We support the rights of home chefs, recipe authors, photographers and publishers. We want to see everyone succeed personally and financially. KeepRecipes aims to be a better partner for both home chefs and copyright holders than other tools currently used to store recipes.

Using copyrighted material does not constitute infringement in all cases. In general, however, members should be careful when using copyrighted content without the permission of those who created. We will respond to notices of alleged infringement that comply with the Digital Millennium Copyright Act ("DMCA"). We will disable and/or terminate accounts of users who repeatedly infringe or are repeatedly charged with infringing the copyrights or other intellectual property rights of others.

Please give credit and respect rights. On our recipe input form, members can express whether they have the copyright to a recipe. If full copyright is not held, the recipe will not be reprinted for public consumption.


Can I keep all my recipes on KeepRecipes?

Yes. We understand that links change, that you want to search recipes, and that you may have already paid for the cookbook or visited the website. By transmitting content to our server you guarantee us that you have the right to make this content available for your use.

Can I share all my recipes on KeepRecipes?

Kind of. You can think of it as having a full private recipe box, and most of your recipes can be shared. You can share a link a to a recipe, it's title, it's ingredients, and any photo you've taken. However, if a recipe is copyrighted, you won't be able to share the full recipe. We want to make sure your friends support your favorite recipe authors, by visiting their websites and buying their cookbooks. We will also respond to requests under the the Digital Millennium Copyright Act ("DMCA").

How does this work for owners of websites with recipes and photos?

Our members must visit your website in order to keep a full recipe--we do not permit directions to be passed among members. So, you'll always get your initial page view. If a friends sees the recipe was kept or cooked, and then wants to keep it, you'll get another pageview. If the person who kept the recipe has connected with Facebook, this gets amplified. We hear from bloggers that we've already grown traffic and inbound links. Soon, you'll be able to reach those who kept your recipes to offer your cookbooks, classes, events, or other for profit endeavors. This solution is better for website owners than Gmail, Evernote, Google Docs, Mircosoft Word, or other ways in which recipes are commonly saved digitally without public attribution and sharing. If you believe that your work has been used for public display in the KeepRecipes in a way that constitutes copyright infringement, or your intellectual property rights have been otherwise violated, please read our Terms of Service where you will find instructions for contacting us.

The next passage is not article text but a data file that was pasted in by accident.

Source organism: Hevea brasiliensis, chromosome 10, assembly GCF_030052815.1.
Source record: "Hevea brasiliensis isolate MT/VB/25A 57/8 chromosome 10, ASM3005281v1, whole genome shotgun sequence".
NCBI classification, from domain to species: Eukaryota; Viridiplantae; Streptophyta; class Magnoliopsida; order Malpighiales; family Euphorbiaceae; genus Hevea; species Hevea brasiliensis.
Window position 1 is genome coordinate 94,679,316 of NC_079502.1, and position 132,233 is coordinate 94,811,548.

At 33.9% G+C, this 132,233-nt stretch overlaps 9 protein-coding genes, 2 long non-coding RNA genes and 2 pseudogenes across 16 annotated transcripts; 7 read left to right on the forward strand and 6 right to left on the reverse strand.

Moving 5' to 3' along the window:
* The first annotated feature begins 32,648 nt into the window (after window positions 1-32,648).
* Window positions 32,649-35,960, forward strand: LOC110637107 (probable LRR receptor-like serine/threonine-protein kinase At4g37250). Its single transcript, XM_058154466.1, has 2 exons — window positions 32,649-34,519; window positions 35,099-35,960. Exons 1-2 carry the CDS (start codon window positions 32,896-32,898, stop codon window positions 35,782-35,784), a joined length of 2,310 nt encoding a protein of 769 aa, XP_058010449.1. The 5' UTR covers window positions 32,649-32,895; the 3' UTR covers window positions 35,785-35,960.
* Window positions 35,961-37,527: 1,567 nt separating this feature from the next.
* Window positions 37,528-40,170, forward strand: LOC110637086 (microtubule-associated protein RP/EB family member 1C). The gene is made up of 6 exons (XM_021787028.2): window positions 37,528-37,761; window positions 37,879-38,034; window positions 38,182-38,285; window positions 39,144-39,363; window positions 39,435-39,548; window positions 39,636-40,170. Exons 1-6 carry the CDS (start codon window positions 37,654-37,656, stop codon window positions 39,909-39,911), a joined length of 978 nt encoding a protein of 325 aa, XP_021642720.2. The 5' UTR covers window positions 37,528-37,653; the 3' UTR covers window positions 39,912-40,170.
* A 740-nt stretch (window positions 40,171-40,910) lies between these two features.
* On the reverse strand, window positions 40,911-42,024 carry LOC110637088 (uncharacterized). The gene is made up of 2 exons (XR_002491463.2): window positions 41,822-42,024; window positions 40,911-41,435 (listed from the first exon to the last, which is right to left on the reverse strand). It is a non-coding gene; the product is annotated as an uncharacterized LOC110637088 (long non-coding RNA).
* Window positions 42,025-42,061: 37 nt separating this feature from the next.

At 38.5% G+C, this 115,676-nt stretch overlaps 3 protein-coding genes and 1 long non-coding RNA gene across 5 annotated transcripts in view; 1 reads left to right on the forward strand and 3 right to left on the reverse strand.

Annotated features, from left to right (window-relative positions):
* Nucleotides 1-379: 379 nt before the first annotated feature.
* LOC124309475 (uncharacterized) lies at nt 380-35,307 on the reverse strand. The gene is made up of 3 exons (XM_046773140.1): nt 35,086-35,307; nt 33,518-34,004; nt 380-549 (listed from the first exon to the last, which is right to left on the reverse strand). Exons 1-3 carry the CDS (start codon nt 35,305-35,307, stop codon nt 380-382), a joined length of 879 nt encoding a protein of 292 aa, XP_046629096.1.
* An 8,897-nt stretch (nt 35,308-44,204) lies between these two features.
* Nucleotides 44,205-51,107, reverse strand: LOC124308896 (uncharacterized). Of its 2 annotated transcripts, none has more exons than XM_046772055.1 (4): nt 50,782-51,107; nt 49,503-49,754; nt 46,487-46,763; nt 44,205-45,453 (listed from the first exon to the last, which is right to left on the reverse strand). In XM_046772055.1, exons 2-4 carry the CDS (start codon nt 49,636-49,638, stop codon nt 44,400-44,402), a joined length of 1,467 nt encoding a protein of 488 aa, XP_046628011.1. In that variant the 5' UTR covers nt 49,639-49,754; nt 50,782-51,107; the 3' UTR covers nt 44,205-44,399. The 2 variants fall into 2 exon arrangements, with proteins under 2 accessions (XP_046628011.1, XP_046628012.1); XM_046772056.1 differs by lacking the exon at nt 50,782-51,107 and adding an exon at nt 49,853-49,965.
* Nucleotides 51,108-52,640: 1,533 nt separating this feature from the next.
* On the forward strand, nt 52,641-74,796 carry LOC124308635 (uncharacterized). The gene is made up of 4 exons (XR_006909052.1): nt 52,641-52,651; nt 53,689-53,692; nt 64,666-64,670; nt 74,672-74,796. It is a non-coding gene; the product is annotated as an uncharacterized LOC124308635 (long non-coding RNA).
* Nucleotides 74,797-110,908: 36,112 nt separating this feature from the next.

What if I change an ingredient or a step? Do I then hold the copyright?

This is a grey area. We've been informed that common practice from cookbook authors and food writers is:
1. If you're slightly modifying someone else's recipe, use the "adapted from" setting and provide a link.

2. If you change a recipe substantially, use the "inspired by" setting and provide a link.

3. If you change three ingredients, you can call the recipe yours but we still recommend using "inspired by" and providing a link.

We make these options available when saving a recipe.

(learn more)

What else is there to know?

  • “Fair use” is a limitation on the rights of copyright holders. U.S. courts found that time shifting and place shifting content, such as recording a TV show on a VCR or putting music on an MP3 player, is fair use. There are a few tests for determining fair use. Courts are more likely to find fair use where the use is for noncommercial purposes, where the work is mostly factual, where the work is a part of a much larger whole, and when the new work does not meaningfully affect the value of the copyrighted work. (source, source)
  • Acknowledging the source of the copyrighted material does not substitute for obtaining permission. (source)
  • Copyright law does not protect listings of ingredients, which are considered facts. (source)

Have questions or concerns?

Learn more about our terms and DMCA compliance or contact us.

Where is the legal disclaimer?

All of this is bound by terms and conditions.

Last update: September 29th, 2011.

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